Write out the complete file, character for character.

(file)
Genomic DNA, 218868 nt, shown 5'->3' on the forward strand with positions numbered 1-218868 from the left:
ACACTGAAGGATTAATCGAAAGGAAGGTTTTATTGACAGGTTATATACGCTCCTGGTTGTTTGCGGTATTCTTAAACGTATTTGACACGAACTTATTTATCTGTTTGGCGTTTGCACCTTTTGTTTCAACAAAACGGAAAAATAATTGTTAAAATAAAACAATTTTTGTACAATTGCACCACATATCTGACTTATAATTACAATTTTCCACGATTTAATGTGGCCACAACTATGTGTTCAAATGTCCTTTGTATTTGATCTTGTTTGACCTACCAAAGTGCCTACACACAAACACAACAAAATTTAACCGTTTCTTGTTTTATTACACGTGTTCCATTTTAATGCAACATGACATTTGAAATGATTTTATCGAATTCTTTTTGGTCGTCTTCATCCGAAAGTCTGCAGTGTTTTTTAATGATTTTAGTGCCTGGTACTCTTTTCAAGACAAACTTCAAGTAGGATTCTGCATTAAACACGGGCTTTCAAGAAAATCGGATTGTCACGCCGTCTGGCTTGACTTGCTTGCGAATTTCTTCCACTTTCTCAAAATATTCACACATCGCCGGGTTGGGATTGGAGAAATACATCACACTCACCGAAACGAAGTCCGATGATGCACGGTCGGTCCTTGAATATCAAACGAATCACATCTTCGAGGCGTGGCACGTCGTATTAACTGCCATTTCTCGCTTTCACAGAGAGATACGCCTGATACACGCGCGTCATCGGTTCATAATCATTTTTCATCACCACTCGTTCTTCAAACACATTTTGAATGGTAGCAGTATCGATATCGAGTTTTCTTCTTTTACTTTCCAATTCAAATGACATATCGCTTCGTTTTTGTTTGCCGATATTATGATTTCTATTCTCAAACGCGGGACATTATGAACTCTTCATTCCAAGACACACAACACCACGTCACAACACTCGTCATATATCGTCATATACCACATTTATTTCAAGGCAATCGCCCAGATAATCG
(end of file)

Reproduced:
Genomic DNA, 218868 nt, shown 5'->3' on the forward strand with positions numbered 1-218868 from the left:
ACACTGAAGGATTAATCGAAAGGAAGGTTTTATTGACAGGTTATATACGCTCCTGGTTGTTTGCGGTATTCTTAAACGTATTTGACACGAACTTATTTATCTGTTTGGCGTTTGCACCTTTTGTTTCAACAAAACGGAAAAATAATTGTTAAAATAAAACAATTTTTGTACAATTGCACCACATATCTGACTTATAATTACAATTTTCCACGATTTAATGTGGCCACAACTATGTGTTCAAATGTCCTTTGTATTTGATCTTGTTTGACCTACCAAAGTGCCTACACACAAACACAACAAAATTTAACCGTTTCTTGTTTTATTACACGTGTTCCATTTTAATGCAACATGACATTTGAAATGATTTTATCGAATTCTTTTTGGTCGTCTTCATCCGAAAGTCTGCAGTGTTTTTTAATGATTTTAGTGCCTGGTACTCTTTTCAAGACAAACTTCAAGTAGGATTCTGCATTAAACACGGGCTTTCAAGAAAATCGGATTGTCACGCCGTCTGGCTTGACTTGCTTGCGAATTTCTTCCACTTTCTCAAAATATTCACACATCGCCGGGTTGGGATTGGAGAAATACATCACACTCACCGAAACGAAGTCCGATGATGCACGGTCGGTCCTTGAATATCAAACGAATCACATCTTCGAGGCGTGGCACGTCGTATTAACTGCCATTTCTCGCTTTCACAGAGAGATACGCCTGATACACGCGCGTCATCGGTTCATAATCATTTTTCATCACCACTCGTTCTTCAAACACATTTTGAATGGTAGCAGTATCGATATCGAGTTTTCTTCTTTTACTTTCCAATTCAAATGACATATCGCTTCGTTTTTGTTTGCCGATATTATGATTTCTATTCTCAAACGCGGGACATTATGAACTCTTCATTCCAAGACACACAACACCACGTCACAACACTCGTCATATATCGTCATATACCACATTTATTTCAAGGCAATCGCCCAGATAATCG